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Stress and Your Vision: How They Relate To Each Other

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Your eyes are not just windows to your soul; they are intricate, delicate organs, acting as finely tuned cameras, designed to capture the world’s beauty in vibrant detail. These remarkable organs deserve their own superhero theme song, but instead, they often get hit with the blues when stress comes to town. Recognizing the significance of your eyes makes it all the more vital to protect and care for them.  

In this blog, we’ll explore the ways in which stress can affect your eyes and how you can protect your vision while acknowledging the toll stress can take. 

Seeing Stress’ Impact on Your Vision 

Stress can affect your vision in various ways, and sometimes, your eyes can in turn serve as an indicator of stress. Here’s a closer look: 

Stress Hormones 

Stress triggers the release of cortisol, which can have consequences for your eye health. Elevated cortisol levels may lead to increased intraocular pressure, and while brief changes in eye pressure aren’t necessarily harmful, over a long period of time, changes in eye pressure can damage the optic nerve.  

Eye twitching 

Have you noticed that your eyes sometimes spasm when you’re stressed?  Eye twitching is a fairly common reaction to stress that’s made worse by caffeine and poor sleep. If your eye twitching does not go away after a couple weeks, book an appointment with your Optometrist. 

Sensitivity to light 

When you’re stressed or anxious, you might notice that bright lights hurt your eyes more than usual or make it harder to see. This is known as photophobia. While it can be caused by stress, light sensitivity can sometimes signal a more serious condition. Let your eye doctor know if you experience this on a regular basis. 

Tunnel vision 

Extreme anxiety can temporarily block your peripheral (side) vision and make you feel like you can only see objects directly in front of you. If this lasts a long time or happens on a regular basis, tell your Optometrist. Chronic tunnel vision can be a sign of more serious eye conditions, such as glaucoma

Dry or Watery Eyes 

Stress can impact the quality and length of your sleep which can lead to dry eye disorder. Good quality sleep is important for our eyes as it aids in the production and maintenance of tears. Additionally, there are certain medications used to manage stress-related symptoms that are linked to dry eyes. Be sure to let your Optometrist know about any medications you are taking.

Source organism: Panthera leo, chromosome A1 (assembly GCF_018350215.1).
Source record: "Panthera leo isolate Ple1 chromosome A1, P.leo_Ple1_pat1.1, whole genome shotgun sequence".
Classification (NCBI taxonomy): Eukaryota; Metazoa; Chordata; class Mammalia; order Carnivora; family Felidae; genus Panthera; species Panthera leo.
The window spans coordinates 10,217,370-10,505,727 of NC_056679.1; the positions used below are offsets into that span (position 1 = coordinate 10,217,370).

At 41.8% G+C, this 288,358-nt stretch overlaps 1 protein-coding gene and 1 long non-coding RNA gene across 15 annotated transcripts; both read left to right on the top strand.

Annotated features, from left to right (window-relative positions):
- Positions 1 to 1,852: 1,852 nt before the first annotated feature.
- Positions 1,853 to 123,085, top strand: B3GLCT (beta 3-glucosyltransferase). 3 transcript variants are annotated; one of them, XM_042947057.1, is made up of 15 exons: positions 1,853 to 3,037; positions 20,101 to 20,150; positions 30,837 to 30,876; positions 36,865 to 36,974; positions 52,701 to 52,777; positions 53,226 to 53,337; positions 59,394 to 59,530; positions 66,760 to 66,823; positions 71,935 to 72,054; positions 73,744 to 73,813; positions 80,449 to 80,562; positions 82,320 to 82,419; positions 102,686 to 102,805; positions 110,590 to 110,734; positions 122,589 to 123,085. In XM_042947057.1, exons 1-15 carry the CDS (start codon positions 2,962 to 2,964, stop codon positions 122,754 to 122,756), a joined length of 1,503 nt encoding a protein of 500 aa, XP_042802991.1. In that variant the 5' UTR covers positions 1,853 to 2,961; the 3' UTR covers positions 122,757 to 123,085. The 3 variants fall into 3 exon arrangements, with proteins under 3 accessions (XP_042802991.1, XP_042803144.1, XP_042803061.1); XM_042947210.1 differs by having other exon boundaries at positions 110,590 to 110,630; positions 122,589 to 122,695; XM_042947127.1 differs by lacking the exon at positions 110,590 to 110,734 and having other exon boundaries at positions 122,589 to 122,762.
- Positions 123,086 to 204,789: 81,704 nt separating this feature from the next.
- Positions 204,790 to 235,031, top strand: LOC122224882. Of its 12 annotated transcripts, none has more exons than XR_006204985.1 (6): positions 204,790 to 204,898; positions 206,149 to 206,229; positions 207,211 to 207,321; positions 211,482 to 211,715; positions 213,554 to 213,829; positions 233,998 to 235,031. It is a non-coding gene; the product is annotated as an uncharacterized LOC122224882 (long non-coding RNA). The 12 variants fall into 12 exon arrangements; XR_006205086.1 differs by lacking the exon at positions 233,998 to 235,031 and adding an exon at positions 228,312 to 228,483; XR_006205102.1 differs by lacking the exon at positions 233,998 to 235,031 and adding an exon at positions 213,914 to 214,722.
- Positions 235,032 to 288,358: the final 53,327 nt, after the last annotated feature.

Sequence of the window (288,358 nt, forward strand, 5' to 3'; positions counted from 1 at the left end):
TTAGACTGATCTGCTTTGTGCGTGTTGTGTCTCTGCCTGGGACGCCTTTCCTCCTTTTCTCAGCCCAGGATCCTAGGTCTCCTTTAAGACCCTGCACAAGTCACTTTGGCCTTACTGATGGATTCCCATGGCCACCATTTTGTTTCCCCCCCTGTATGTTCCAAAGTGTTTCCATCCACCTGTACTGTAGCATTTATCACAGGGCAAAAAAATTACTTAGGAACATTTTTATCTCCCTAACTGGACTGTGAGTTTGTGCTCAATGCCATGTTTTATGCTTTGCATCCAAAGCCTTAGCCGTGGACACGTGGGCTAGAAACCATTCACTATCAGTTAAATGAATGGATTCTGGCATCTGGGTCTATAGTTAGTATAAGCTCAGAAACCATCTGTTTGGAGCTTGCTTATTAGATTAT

Retinal Vascular Diseases 

Chronic stress can contribute to high blood pressure, potentially affecting the small blood vessels in the retina and leading to conditions like hypertensive retinopathy. Uncontrolled blood sugar levels can also be problematic for people with diabetes. Poorly controlled blood sugars can contribute to diabetic retinopathy which may result in permanent vision loss if it isn’t diagnosed and treated early on. 

Eye floaters 

Though stress doesn’t cause floaters, it can lead to heightened awareness of tiny spots floating in your field of vision. Any time you notice an increase in floaters in your vision, it is imperative you book an appointment with your Optometrist as these can be signs of a hole, tear or detachment in your retina. 

Symptoms to Look Out For: 

As you navigate the challenges of stress and its impact on your vision, keep an eye out for these common symptoms: 

  1. Eye Strain: If you frequently experience discomfort, dryness, or blurred vision after prolonged screen time or intense stress, it might be a sign of eye strain. 
  2. Headaches: Stress-induced eye strain can lead to tension headaches, often located around the temples and forehead. 
  3. Dry and Irritated Eyes: Reduced blinking due to stress can result in dry and irritated eyes. 
  4. Changes in Vision: Stress might trigger temporary visual disturbances, such as seeing floaters, flashes of light or tunnel vision. 

What to Do: 

If you notice any of these symptoms and suspect stress is affecting your vision, here’s what you can do: 

  1. Take Breaks: Make it a habit to take regular breaks from screens to reduce eye strain. Follow the 20-20-20 rule
  2. Practice Stress Management: Incorporate relaxation techniques such as deep breathing, meditation, or yoga to manage stress effectively. It is important to find a technique that works for you. 
  3. Seek Professional Help: Working with a psychologist, therapist, or counselor gives you an opportunity to explore your thoughts, feelings, and patterns of behavior and can help you learn new coping skills and techniques to better manage daily stressors. 
  4. Stay Hydrated: Proper hydration is crucial for maintaining healthy eyes. Drink plenty of water to prevent dry eye symptoms. 
  5. Prioritize Sleep: Ensure you’re getting a good night’s sleep to reduce eye dryness, eye strain and fatigue. 
  6. Consult Your Optometrist: If symptoms persist or worsen, seek guidance from your Optometrist. Regular eye exams can help detect any underlying issues. 

We’re here to help 

At Airdrie Family Eye Doctors, we understand the impact of stress on your eyes and overall well-being. Your vision is our priority, and we’re here to support you every step of the way. Together, we can navigate the challenges of stress and its effects on your eyes. By recognizing the symptoms and taking steps to manage your stress, you’re not just caring for your vision but your overall well-being. We invite you to book an eye exam with us to ensure comprehensive care for your eyes. Your vision is a precious gift; let’s cherish and protect it together. 

Written by Dr. Heather Cowie

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